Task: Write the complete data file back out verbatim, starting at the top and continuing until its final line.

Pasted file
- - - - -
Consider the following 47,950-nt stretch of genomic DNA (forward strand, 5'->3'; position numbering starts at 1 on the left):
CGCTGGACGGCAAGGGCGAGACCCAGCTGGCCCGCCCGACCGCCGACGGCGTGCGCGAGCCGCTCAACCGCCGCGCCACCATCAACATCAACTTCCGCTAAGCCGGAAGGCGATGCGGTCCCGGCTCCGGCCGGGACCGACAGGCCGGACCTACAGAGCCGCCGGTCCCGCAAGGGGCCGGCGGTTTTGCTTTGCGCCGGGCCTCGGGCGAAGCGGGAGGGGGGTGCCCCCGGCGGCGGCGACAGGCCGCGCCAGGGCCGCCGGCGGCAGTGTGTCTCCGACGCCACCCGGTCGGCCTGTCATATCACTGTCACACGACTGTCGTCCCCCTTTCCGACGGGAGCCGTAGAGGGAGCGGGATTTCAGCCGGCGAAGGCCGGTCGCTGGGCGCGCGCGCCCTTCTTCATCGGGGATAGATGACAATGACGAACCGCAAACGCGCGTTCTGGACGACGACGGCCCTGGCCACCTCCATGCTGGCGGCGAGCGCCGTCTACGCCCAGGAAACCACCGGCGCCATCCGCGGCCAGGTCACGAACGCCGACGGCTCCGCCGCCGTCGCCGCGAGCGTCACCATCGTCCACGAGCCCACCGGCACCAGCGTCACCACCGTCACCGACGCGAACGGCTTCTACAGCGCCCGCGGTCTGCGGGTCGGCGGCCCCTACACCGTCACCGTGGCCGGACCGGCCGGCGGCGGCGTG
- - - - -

Consider the following 47,950-nt stretch of genomic DNA (forward strand, 5'->3'; position numbering starts at 1 on the left):
CGCTGGACGGCAAGGGCGAGACCCAGCTGGCCCGCCCGACCGCCGACGGCGTGCGCGAGCCGCTCAACCGCCGCGCCACCATCAACATCAACTTCCGCTAAGCCGGAAGGCGATGCGGTCCCGGCTCCGGCCGGGACCGACAGGCCGGACCTACAGAGCCGCCGGTCCCGCAAGGGGCCGGCGGTTTTGCTTTGCGCCGGGCCTCGGGCGAAGCGGGAGGGGGGTGCCCCCGGCGGCGGCGACAGGCCGCGCCAGGGCCGCCGGCGGCAGTGTGTCTCCGACGCCACCCGGTCGGCCTGTCATATCACTGTCACACGACTGTCGTCCCCCTTTCCGACGGGAGCCGTAGAGGGAGCGGGATTTCAGCCGGCGAAGGCCGGTCGCTGGGCGCGCGCGCCCTTCTTCATCGGGGATAGATGACAATGACGAACCGCAAACGCGCGTTCTGGACGACGACGGCCCTGGCCACCTCCATGCTGGCGGCGAGCGCCGTCTACGCCCAGGAAACCACCGGCGCCATCCGCGGCCAGGTCACGAACGCCGACGGCTCCGCCGCCGTCGCCGCGAGCGTCACCATCGTCCACGAGCCCACCGGCACCAGCGTCACCACCGTCACCGACGCGAACGGCTTCTACAGCGCCCGCGGTCTGCGGGTCGGCGGCCCCTACACCGTCACCGTGGCCGGACCGGCCGGCGGCGGCGTG